Google has announced its participation in the Avelia program, a sustainable aviation fuel (SAF) initiative backed by Shell and American Express Global Business Travel (Amex GBT). The program aims to scale up the use of SAF and carbon credits in order to reduce the carbon footprint of the aviation industry. As part of its commitment to be carbon neutral by 2030, Google will purchase SAF and receive credits for the amount of carbon emissions reduced. This move is in line with Google’s ongoing efforts to invest in low-carbon initiatives and promote a greener future.
The Avelia program was launched last year by Shell and Amex GBT with the goal of providing companies with access to SAF and incentivizing the use of low-carbon biofuels. Avelia is the first blockchain-powered SAF “book and claim” tool, developed in collaboration with Accenture and Energy Web Foundation. It aims to offer 1 million gallons of SAF credits to buyers, equivalent to powering about 15,000 corporate travels from London to New York. SAF is made from renewable and sustainable resources and can be used by airlines without the need for modification. It is considered one of the most promising solutions to reduce aviation emissions and accelerate the industry’s transition to a low-carbon future.
Google’s participation in the Avelia program demonstrates its commitment to decarbonizing the aviation sector. The company joins other major corporations, including Aon and Bank of America, in their efforts to reduce the carbon footprint of air travel. Major airlines such as JetBlue, Delta, Japan Airlines, and Cathay Pacific are also part of the program. Google believes that SAF plays a crucial role in driving down aviation emissions and sees its participation in the program as a way to accelerate the global transition to a carbon-free future. In addition to investing in SAF, Google is partnering with industry players to develop eco-friendly solutions, such as using AI data mapping to help pilots choose flight paths with the lowest emissions.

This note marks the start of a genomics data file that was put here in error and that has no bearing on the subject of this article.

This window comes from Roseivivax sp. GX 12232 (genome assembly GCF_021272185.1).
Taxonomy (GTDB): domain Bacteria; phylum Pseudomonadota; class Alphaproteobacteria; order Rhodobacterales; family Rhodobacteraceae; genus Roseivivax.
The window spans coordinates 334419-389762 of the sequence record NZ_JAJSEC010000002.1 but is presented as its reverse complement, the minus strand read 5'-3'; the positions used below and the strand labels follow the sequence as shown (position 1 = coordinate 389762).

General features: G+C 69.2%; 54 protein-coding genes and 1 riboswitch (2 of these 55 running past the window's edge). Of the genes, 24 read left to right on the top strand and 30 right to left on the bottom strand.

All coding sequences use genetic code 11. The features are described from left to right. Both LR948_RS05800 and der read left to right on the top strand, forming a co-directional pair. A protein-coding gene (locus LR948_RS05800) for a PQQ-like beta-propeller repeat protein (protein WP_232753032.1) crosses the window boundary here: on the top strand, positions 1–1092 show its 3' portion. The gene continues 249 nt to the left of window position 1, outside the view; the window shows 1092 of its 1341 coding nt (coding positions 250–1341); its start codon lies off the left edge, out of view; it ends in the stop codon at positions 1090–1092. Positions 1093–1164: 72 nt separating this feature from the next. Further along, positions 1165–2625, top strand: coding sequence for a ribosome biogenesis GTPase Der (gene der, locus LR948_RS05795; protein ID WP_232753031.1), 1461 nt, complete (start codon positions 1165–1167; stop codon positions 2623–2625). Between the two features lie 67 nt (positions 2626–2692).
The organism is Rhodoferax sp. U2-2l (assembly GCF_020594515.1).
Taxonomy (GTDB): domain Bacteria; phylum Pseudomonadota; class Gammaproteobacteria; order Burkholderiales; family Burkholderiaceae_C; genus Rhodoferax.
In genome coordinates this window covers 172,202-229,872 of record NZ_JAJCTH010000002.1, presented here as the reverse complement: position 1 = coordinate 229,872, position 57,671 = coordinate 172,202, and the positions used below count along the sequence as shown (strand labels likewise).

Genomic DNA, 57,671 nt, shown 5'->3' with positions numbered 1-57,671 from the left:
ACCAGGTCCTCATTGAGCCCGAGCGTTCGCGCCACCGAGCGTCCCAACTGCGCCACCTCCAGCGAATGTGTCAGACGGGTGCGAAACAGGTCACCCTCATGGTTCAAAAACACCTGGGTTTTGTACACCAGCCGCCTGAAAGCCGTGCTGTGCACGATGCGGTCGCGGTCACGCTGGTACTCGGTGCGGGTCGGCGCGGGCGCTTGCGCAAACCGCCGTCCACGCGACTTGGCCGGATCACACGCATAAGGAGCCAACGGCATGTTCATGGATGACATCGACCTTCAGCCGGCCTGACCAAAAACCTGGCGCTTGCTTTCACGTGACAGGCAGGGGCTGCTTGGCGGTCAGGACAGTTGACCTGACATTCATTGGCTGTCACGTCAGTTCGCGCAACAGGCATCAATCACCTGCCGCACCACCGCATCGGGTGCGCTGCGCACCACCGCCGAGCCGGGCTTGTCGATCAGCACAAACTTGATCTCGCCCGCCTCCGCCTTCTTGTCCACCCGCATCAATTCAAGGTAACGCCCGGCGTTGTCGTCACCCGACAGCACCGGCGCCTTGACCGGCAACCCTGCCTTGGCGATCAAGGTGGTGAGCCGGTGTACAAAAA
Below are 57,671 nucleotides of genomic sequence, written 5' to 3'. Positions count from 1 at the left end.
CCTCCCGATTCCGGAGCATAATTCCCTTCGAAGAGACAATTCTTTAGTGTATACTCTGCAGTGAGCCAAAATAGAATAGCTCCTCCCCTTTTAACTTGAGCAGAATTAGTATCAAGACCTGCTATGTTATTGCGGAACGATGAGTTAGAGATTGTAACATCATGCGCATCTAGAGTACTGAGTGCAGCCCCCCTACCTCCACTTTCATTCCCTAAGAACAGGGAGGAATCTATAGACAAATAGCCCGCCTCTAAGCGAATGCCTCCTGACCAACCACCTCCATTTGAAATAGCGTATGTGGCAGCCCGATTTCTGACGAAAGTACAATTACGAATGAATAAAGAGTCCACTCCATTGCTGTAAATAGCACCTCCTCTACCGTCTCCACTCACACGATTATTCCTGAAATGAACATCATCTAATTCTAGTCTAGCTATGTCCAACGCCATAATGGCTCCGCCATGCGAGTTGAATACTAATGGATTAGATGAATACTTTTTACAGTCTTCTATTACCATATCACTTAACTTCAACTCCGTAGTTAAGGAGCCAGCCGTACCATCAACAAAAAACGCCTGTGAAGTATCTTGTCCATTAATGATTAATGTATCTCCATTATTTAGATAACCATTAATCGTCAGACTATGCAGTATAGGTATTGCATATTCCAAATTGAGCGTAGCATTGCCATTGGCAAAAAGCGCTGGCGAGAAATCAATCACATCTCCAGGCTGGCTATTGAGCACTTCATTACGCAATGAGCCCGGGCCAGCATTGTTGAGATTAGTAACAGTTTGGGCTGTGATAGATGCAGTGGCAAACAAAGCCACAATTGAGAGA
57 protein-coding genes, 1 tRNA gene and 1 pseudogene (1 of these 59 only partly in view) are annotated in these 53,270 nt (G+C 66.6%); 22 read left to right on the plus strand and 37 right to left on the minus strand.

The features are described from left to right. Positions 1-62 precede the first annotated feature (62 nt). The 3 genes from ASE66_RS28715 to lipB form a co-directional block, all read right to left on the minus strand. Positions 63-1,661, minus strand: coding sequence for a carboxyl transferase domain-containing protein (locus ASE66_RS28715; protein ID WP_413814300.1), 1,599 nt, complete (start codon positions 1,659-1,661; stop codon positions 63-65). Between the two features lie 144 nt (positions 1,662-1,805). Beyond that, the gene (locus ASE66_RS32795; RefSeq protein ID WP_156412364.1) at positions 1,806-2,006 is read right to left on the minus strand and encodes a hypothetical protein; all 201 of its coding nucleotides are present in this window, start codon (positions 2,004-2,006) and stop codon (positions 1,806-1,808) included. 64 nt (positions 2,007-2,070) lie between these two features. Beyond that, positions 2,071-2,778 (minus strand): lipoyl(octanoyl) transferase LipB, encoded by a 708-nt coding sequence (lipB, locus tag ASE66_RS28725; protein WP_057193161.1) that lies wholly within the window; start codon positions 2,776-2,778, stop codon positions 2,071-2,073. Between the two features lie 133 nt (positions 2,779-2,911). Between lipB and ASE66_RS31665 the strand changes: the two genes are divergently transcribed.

SAF has the potential to significantly reduce flight emissions, with the ability to cut emissions by up to 80% compared to conventional jet fuel. However, its current availability is limited, accounting for less than 0.1% of global aviation fuel. It is also more expensive than traditional jet fuels, raising concerns about its affordability and scalability. Despite these challenges, Amex GBT believes that SAF is critical in decarbonizing aviation, as it accounts for 90% of business travel emissions. The Avelia program aims to address these concerns by increasing demand and reducing costs through corporate collaboration.
The participation of Google, along with other major companies, in the Avelia program sends a significant investment signal to the market and contributes to the ramping up of SAF production. In April, several major firms, including JPMorgan Chase and Bank of America, joined the Sustainable Aviation Buyers Alliance (SABA) to boost demand for biofuel. United Airlines also launched a $100 million investment vehicle for SAF earlier this year. These milestones, along with the groundbreaking of a commercial facility by climate tech startup Twelve, which turns captured carbon into biofuel, indicate the growing momentum in the sector.
By promoting sustainable aviation fuel and carbon reduction, Google, Shell Aviation, Amex GBT, and other companies demonstrate their commitment to pursuing a greener future for business aviation travel. Their collaboration and investment in SAF aim to accelerate the transition to a low-carbon aviation industry and contribute to global efforts to combat climate change.